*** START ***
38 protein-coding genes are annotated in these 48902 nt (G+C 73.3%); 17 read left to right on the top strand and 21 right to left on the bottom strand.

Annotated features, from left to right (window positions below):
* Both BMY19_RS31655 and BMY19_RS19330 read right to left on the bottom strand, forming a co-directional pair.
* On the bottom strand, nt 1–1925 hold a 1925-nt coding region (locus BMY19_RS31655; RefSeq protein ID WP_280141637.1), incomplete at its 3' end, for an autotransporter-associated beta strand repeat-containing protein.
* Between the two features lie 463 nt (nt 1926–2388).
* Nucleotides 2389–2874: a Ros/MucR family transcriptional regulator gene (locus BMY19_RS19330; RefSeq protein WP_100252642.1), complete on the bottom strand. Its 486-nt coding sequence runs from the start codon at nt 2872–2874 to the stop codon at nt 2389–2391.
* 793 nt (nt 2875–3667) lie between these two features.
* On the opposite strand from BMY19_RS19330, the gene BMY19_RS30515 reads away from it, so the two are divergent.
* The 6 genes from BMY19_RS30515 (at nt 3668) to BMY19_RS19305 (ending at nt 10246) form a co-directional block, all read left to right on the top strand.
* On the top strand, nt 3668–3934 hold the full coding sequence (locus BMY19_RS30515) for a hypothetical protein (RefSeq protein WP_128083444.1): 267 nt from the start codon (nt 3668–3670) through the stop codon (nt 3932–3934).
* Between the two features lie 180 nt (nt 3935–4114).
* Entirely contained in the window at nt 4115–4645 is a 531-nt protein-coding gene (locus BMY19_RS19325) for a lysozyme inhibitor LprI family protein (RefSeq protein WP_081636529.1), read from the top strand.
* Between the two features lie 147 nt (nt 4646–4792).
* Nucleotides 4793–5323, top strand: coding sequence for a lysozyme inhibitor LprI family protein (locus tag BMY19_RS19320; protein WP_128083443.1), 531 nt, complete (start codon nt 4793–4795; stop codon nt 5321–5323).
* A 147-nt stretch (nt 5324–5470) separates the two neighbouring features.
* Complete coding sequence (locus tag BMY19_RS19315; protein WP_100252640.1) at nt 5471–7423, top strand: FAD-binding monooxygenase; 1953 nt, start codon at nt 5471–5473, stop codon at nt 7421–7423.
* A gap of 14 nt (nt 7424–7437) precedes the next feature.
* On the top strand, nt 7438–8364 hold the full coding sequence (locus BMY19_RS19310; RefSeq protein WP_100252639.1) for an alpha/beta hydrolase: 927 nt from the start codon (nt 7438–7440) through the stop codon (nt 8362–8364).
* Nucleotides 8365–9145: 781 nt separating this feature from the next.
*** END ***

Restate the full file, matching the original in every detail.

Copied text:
38 protein-coding genes are annotated in these 48902 nt (G+C 73.3%); 17 read left to right on the top strand and 21 right to left on the bottom strand.

Annotated features, from left to right (window positions below):
* Both BMY19_RS31655 and BMY19_RS19330 read right to left on the bottom strand, forming a co-directional pair.
* On the bottom strand, nt 1–1925 hold a 1925-nt coding region (locus BMY19_RS31655; RefSeq protein ID WP_280141637.1), incomplete at its 3' end, for an autotransporter-associated beta strand repeat-containing protein.
* Between the two features lie 463 nt (nt 1926–2388).
* Nucleotides 2389–2874: a Ros/MucR family transcriptional regulator gene (locus BMY19_RS19330; RefSeq protein WP_100252642.1), complete on the bottom strand. Its 486-nt coding sequence runs from the start codon at nt 2872–2874 to the stop codon at nt 2389–2391.
* 793 nt (nt 2875–3667) lie between these two features.
* On the opposite strand from BMY19_RS19330, the gene BMY19_RS30515 reads away from it, so the two are divergent.
* The 6 genes from BMY19_RS30515 (at nt 3668) to BMY19_RS19305 (ending at nt 10246) form a co-directional block, all read left to right on the top strand.
* On the top strand, nt 3668–3934 hold the full coding sequence (locus BMY19_RS30515) for a hypothetical protein (RefSeq protein WP_128083444.1): 267 nt from the start codon (nt 3668–3670) through the stop codon (nt 3932–3934).
* Between the two features lie 180 nt (nt 3935–4114).
* Entirely contained in the window at nt 4115–4645 is a 531-nt protein-coding gene (locus BMY19_RS19325) for a lysozyme inhibitor LprI family protein (RefSeq protein WP_081636529.1), read from the top strand.
* Between the two features lie 147 nt (nt 4646–4792).
* Nucleotides 4793–5323, top strand: coding sequence for a lysozyme inhibitor LprI family protein (locus tag BMY19_RS19320; protein WP_128083443.1), 531 nt, complete (start codon nt 4793–4795; stop codon nt 5321–5323).
* A 147-nt stretch (nt 5324–5470) separates the two neighbouring features.
* Complete coding sequence (locus tag BMY19_RS19315; protein WP_100252640.1) at nt 5471–7423, top strand: FAD-binding monooxygenase; 1953 nt, start codon at nt 5471–5473, stop codon at nt 7421–7423.
* A gap of 14 nt (nt 7424–7437) precedes the next feature.
* On the top strand, nt 7438–8364 hold the full coding sequence (locus BMY19_RS19310; RefSeq protein WP_100252639.1) for an alpha/beta hydrolase: 927 nt from the start codon (nt 7438–7440) through the stop codon (nt 8362–8364).
* Nucleotides 8365–9145: 781 nt separating this feature from the next.